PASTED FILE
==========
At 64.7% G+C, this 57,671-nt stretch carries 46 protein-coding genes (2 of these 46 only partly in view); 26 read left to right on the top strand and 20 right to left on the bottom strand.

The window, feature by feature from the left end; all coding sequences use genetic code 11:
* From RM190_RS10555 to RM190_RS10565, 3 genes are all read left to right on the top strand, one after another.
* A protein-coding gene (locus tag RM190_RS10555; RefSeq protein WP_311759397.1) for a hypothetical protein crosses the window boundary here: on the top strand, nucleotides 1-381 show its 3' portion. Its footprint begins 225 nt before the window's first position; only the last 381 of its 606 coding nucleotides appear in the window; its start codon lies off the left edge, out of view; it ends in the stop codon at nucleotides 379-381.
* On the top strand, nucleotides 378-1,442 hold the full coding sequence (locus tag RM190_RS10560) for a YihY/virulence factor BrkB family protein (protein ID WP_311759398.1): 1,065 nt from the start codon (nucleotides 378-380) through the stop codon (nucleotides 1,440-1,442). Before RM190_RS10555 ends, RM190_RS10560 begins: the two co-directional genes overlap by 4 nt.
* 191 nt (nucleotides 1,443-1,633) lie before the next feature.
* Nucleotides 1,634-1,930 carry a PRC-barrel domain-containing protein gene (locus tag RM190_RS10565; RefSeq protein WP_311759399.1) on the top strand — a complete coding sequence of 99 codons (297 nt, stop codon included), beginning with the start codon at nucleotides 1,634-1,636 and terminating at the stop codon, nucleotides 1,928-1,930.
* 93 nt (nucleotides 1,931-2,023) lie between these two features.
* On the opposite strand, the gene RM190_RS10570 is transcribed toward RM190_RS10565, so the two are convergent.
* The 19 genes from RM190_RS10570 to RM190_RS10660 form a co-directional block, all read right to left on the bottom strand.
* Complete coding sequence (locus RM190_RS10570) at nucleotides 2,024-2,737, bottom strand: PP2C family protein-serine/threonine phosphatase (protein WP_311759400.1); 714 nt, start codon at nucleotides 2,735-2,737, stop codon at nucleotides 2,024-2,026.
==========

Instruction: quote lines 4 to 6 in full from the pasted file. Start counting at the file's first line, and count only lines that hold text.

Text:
* A protein-coding gene (locus tag RM190_RS10555; RefSeq protein WP_311759397.1) for a hypothetical protein crosses the window boundary here: on the top strand, nucleotides 1-381 show its 3' portion. Its footprint begins 225 nt before the window's first position; only the last 381 of its 606 coding nucleotides appear in the window; its start codon lies off the left edge, out of view; it ends in the stop codon at nucleotides 379-381.
* On the top strand, nucleotides 378-1,442 hold the full coding sequence (locus tag RM190_RS10560) for a YihY/virulence factor BrkB family protein (protein ID WP_311759398.1): 1,065 nt from the start codon (nucleotides 378-380) through the stop codon (nucleotides 1,440-1,442). Before RM190_RS10555 ends, RM190_RS10560 begins: the two co-directional genes overlap by 4 nt.
* 191 nt (nucleotides 1,443-1,633) lie before the next feature.